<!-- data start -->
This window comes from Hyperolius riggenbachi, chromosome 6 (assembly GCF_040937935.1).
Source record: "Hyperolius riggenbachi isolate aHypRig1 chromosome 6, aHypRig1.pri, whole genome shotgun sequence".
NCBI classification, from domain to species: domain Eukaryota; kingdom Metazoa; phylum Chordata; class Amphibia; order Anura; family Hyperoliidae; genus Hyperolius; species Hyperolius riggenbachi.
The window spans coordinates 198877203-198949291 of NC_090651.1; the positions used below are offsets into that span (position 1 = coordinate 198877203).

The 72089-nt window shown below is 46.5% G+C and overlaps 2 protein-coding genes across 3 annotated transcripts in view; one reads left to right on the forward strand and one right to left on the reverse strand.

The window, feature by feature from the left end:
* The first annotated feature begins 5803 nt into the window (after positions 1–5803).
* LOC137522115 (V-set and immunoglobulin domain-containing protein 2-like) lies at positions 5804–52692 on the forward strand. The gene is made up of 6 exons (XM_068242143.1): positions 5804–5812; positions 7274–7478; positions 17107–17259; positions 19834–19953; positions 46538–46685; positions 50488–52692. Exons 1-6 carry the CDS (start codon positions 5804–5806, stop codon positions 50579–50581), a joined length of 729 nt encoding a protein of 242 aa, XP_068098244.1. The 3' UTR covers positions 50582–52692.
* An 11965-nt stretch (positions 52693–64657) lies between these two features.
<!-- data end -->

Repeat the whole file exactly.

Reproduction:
This window comes from Hyperolius riggenbachi, chromosome 6 (assembly GCF_040937935.1).
Source record: "Hyperolius riggenbachi isolate aHypRig1 chromosome 6, aHypRig1.pri, whole genome shotgun sequence".
NCBI classification, from domain to species: domain Eukaryota; kingdom Metazoa; phylum Chordata; class Amphibia; order Anura; family Hyperoliidae; genus Hyperolius; species Hyperolius riggenbachi.
The window spans coordinates 198877203-198949291 of NC_090651.1; the positions used below are offsets into that span (position 1 = coordinate 198877203).

The 72089-nt window shown below is 46.5% G+C and overlaps 2 protein-coding genes across 3 annotated transcripts in view; one reads left to right on the forward strand and one right to left on the reverse strand.

The window, feature by feature from the left end:
* The first annotated feature begins 5803 nt into the window (after positions 1–5803).
* LOC137522115 (V-set and immunoglobulin domain-containing protein 2-like) lies at positions 5804–52692 on the forward strand. The gene is made up of 6 exons (XM_068242143.1): positions 5804–5812; positions 7274–7478; positions 17107–17259; positions 19834–19953; positions 46538–46685; positions 50488–52692. Exons 1-6 carry the CDS (start codon positions 5804–5806, stop codon positions 50579–50581), a joined length of 729 nt encoding a protein of 242 aa, XP_068098244.1. The 3' UTR covers positions 50582–52692.
* An 11965-nt stretch (positions 52693–64657) lies between these two features.